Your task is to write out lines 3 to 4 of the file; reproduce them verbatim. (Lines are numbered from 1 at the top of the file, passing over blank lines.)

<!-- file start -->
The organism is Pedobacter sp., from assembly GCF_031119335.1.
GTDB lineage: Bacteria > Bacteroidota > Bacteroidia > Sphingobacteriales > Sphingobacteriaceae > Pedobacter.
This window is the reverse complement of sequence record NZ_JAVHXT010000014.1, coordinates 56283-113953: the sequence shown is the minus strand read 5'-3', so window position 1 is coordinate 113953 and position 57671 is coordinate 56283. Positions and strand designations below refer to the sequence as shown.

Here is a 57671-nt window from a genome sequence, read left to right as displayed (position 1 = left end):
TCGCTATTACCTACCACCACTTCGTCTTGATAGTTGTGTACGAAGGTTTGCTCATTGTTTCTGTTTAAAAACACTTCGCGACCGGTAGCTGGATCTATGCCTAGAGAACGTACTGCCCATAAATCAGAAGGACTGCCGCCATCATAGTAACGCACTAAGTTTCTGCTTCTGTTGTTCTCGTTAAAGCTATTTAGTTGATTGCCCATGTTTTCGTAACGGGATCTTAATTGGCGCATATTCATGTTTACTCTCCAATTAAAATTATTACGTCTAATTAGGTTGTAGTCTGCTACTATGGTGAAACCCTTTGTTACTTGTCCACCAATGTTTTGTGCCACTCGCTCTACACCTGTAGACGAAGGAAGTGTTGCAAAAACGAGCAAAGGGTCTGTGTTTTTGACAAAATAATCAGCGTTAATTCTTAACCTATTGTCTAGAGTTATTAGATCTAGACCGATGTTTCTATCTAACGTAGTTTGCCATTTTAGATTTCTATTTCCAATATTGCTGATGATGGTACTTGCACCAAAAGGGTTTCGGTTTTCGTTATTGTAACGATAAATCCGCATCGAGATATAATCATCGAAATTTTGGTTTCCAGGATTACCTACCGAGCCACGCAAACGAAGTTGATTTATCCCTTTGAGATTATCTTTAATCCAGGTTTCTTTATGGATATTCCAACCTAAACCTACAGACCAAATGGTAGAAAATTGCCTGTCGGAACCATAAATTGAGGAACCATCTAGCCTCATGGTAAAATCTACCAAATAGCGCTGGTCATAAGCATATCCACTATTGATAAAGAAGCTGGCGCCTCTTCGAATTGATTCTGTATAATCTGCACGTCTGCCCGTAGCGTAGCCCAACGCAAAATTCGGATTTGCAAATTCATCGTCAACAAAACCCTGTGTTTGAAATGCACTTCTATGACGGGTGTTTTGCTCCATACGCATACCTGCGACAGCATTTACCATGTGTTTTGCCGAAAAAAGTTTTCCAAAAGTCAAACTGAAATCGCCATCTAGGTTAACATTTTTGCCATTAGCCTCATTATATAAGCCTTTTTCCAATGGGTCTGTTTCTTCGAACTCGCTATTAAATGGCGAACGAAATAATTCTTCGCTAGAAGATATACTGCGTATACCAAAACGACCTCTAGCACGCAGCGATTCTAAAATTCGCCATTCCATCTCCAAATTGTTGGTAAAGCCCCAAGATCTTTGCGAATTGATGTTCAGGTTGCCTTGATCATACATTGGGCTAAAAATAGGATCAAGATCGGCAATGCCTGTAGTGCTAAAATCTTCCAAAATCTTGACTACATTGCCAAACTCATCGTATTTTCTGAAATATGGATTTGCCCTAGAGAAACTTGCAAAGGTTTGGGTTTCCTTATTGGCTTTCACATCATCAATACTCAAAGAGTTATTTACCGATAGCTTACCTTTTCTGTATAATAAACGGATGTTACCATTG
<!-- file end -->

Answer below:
This window is the reverse complement of sequence record NZ_JAVHXT010000014.1, coordinates 56283-113953: the sequence shown is the minus strand read 5'-3', so window position 1 is coordinate 113953 and position 57671 is coordinate 56283. Positions and strand designations below refer to the sequence as shown.

Here is a 57671-nt window from a genome sequence, read left to right as displayed (position 1 = left end):